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How to Care for your Garden in Unpredictable Summer Weather

yaquina, flickr
The cooler summer the Midwest has been experiencing has delayed the growth and maturity of many garden plants.

As temperatures hover in the low 60s downtown throughout this summer with only a few warm days, there were some people who theorized that maybe we skipped summer altogether and jumped straight from spring to fall.

That might be cause for concern if you have a garden growing – we’d hate to have a killing frost in August this year.  Fortunately, that probably won’t happen.  But the temperature swings are a concern for Lake Effect's gardening contributor, Melinda Myers.

"It’s going to be another interesting year in terms of what the harvest is going to be like, and I think that is always the exciting and challenging part of gardening. We’re trying to guess what nature’s going to throw our way and how those plants are going to deal with that," explains Myers.

Due to the cooler weather, people started their gardening much later than usual this year.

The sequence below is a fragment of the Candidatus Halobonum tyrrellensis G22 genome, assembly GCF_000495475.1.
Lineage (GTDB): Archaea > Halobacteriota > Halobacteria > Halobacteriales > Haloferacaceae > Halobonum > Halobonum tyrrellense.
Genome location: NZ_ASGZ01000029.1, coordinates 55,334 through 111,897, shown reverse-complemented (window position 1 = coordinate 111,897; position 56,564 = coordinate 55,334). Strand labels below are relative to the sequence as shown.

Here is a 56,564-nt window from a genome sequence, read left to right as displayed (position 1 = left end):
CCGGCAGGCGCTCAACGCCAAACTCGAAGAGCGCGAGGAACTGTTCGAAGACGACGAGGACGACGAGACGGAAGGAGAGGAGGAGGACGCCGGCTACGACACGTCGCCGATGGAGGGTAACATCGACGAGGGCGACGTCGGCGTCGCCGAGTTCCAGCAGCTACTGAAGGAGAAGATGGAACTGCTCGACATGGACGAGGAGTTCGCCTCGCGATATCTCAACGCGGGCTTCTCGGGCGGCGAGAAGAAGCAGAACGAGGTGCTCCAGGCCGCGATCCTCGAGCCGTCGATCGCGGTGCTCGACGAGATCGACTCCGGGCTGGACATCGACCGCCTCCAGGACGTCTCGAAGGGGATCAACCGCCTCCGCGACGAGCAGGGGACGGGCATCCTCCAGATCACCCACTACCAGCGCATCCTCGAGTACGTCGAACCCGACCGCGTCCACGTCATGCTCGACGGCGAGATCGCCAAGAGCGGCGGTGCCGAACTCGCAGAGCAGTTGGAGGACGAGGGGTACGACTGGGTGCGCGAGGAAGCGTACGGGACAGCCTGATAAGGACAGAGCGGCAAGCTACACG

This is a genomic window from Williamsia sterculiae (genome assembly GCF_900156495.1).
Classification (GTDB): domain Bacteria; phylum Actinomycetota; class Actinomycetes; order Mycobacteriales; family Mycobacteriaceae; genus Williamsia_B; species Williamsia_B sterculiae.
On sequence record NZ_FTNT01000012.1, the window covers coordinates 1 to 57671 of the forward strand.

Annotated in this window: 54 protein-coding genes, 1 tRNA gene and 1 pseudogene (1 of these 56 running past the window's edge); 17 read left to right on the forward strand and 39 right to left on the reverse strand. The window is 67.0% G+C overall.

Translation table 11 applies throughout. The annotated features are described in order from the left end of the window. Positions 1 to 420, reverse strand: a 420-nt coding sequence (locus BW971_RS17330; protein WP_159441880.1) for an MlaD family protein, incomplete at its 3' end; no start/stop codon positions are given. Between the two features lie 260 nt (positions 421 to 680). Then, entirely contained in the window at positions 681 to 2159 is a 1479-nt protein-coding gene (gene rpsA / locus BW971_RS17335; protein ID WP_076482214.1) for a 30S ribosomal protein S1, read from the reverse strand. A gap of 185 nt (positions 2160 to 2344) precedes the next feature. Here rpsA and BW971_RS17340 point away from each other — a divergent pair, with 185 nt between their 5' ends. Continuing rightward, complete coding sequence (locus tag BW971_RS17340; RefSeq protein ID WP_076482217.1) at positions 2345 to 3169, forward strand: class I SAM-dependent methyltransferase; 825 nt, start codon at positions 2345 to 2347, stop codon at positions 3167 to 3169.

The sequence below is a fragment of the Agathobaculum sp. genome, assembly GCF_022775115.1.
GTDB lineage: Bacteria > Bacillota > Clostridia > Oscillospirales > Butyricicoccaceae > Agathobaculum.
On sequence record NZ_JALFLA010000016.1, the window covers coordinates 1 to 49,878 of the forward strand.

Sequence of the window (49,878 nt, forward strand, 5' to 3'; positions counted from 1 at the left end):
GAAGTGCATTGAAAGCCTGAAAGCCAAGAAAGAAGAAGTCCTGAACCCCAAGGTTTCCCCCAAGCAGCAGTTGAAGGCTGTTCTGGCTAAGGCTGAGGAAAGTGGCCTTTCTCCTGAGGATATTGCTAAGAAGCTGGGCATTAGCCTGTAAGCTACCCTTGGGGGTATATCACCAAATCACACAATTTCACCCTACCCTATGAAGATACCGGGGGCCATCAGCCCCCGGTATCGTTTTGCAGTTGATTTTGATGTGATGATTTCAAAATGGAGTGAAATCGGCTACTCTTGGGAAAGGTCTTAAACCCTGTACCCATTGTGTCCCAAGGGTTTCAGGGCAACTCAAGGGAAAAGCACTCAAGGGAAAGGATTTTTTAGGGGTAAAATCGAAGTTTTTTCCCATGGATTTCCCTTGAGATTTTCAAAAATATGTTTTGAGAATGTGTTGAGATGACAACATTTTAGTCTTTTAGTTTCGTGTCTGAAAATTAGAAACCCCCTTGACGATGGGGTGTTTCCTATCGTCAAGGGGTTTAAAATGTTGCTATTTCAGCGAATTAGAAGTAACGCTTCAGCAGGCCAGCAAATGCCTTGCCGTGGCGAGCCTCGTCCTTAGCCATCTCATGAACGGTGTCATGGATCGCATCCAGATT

Myers explains that the cold spill has been good for some of your garden plants such as lettuce and other greens, but not all of them. Vegetables like tomatoes and peppers need warmth to grow. The colder weather slows down the maturity of the plants and the moisture can sometimes cause diseases on the plants. Myers suggests mulching as an easy solution.

"Mulching to help conserve moisture to keep that temperature even is a good idea," says Myers. "It also helps trap soil born fungi, so it doesn't splash up onto the plant."

Mulching helps in a lot of ways, but Myer's key advice for people waiting for their garden is simply to be patient - the time to pick your veggies will soon come.

Gardening expert, TV/radio host, author Melinda Myers has more than 30 years of horticulture experience and is a columnist and contributing editor for Birds & Blooms magazine.